Within minutes, I tagged my doctor from AEC in Facebook. See Alnette Lee Tan’s reply…

 

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That same night, I did a Twitter shoutout wishing we could find the elderly man and lead him to my doctor at American Eye Center. It reached Coke and the ad agency. They emailed me and here’s what happened…

 

Coke email

 

Here’s the reply for me –

Coke reply

 

And that’s how it ended for me. Another generous soul had found Mr. Ballon and offered to help him. It felt great knowing that there are good samaritans out there. A part of me felt that perhaps the one who found Mr. Ballon before I got to him was also one of my own contacts who was looking on my behalf. I had a good feeling about it. Meanwhile, Dr. Alnette Tan continued to ask me if I found Mr. Ballon’s contact info. I told her what Coke and ad agency told me. That someone is already helping Mr. Ballon.

American Eye Center didn’t stop the search. AEC’s Dr. Carmela Ongsiako, at a meeting with Ayala Foundation’s Vicky Garchitorena, got a lead to Cecile Alcantara, President of Coke Foundation. “When Dr. Ongsiako approached Coke, they even told her that Daphne’s MD was also trying to  locate Mr Ballon, only to discover that it was one and the same Center,” Dr. Alnette told me. So there you go! AEC found Mr Juan Ballon.

AEC flew in Mr Ballon and his wife yesterday morning. Here’s the sequence of events from the photos of Dr. Alnette Tan.

 

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The Ballon couple, interviewed at AEC by Dr Carmela Ongsiako. AEC flew him and his wife Julieta from Iloilo to Manila yesterday morning, picked them up from the airport and went straight to Greenbelt 5. He had to undergo a few tests to determine if he qualified for the laser cataract surgery.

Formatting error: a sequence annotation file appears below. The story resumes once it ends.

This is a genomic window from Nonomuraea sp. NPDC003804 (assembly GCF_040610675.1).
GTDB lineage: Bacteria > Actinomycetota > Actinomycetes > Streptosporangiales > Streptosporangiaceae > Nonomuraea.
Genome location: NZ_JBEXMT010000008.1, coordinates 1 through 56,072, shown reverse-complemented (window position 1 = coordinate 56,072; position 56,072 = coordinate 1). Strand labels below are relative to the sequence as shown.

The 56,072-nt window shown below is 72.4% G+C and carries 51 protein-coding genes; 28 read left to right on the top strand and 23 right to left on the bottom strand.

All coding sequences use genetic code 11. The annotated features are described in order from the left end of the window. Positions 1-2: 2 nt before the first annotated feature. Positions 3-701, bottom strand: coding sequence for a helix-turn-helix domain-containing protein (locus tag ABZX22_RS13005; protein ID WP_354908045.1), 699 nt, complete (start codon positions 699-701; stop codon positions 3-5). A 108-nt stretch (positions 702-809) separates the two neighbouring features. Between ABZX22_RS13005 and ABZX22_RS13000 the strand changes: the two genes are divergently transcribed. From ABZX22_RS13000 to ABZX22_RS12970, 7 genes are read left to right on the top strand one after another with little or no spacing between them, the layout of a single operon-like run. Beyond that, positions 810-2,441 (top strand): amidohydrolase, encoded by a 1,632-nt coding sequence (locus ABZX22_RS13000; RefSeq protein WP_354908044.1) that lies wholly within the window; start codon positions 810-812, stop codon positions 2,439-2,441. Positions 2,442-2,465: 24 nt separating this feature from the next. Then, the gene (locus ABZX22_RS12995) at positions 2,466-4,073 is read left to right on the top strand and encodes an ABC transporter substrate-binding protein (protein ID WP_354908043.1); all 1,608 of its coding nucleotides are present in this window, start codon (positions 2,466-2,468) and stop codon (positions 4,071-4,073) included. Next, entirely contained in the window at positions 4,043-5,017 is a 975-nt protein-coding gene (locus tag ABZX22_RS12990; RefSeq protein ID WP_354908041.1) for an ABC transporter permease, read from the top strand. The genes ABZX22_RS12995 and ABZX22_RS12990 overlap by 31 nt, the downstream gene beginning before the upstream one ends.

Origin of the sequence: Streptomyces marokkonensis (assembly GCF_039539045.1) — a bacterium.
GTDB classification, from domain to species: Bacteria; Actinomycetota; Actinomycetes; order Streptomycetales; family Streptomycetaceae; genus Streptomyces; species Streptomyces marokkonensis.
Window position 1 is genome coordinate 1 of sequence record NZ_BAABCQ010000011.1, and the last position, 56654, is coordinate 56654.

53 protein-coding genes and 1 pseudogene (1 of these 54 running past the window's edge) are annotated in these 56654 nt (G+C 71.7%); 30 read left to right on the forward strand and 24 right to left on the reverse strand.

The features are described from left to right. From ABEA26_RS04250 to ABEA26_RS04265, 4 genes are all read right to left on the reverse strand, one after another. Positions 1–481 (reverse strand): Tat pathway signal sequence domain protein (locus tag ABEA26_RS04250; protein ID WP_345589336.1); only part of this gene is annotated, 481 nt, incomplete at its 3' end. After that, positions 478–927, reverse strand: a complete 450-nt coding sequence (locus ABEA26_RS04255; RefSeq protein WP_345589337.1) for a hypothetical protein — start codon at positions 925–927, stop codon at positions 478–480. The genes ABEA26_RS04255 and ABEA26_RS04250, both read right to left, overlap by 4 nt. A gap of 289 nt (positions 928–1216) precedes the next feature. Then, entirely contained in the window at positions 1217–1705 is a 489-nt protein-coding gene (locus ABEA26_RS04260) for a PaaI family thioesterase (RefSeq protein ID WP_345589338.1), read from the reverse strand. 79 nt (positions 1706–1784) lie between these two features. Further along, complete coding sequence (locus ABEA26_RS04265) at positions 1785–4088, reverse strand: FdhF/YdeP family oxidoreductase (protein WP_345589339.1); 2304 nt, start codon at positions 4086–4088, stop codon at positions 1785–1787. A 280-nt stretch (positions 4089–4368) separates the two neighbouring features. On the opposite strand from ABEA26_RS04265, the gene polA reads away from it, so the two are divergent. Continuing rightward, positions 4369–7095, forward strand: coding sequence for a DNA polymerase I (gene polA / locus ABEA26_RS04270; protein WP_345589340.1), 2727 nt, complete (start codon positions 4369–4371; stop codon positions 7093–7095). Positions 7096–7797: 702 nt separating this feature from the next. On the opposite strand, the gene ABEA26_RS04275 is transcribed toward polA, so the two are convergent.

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Optometrist Dr Cherry Ann Ferrer, checking visual activity of Mr. Ballon.

 

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Dr Sherman Valero performing retina exam.

 

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Julieta and Juan Ballon waiting for further exams before undergoing actual eye surgery.

 

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Dr Norman Aquino, glaucoma specialist, screening Mr. Ballon for any signs of glaucoma. He passed the test and was given clearance.

 

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Dr. Benjie Cabrera doing the last check before they enter the surgery suite.

 

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Dr. Benjamin Cabrera and Dr. Richard Kho peform cataract surgery.

 

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Dr Richard Kho doing LenSx procedure on the right eye of Mr. Ballon. In layman’s terms, this femtosecond laser surgery zaps out the cataract and replaces it with new Alcon lens implants which are US FDA approved. So after a few minutes of surgery, the patient ends up with PERFECT vision.

 

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Mr Ballon sees his wife Julieta after his cataract surgery, “Claro na! Kita ko na asawa ko! (Pointing through the glass windows). Ang laki na ng apo ko.” He spoke in Ilonggo, while anesthesiologist, Dr Arlene Hernandez translated.

 

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An emotional reunion, Mr Ballon sees his son Romulo and daughter in law for the first time. Romulo (not the same son in the Coke video/commercial) is also an OFW in Saudi Arabia. He’d just arrived in Manila last October and hadn’t seen his parents for over 5 years.

 

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Juan and Julieta Ballon with son Romulo’s family. Lots of tears… of joy.

 

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Jose Marie got the good news by phone in Saudi Arabia. Just last Christmas the elder Ballon suffered a stroke and stayed in the ICU for 17 days. Jose Marie helped pay for the medical expenses. After their brief reunion (for the youtube video shoot), Jose Marie said he would save up money to help his father deal with is ailing eyesight.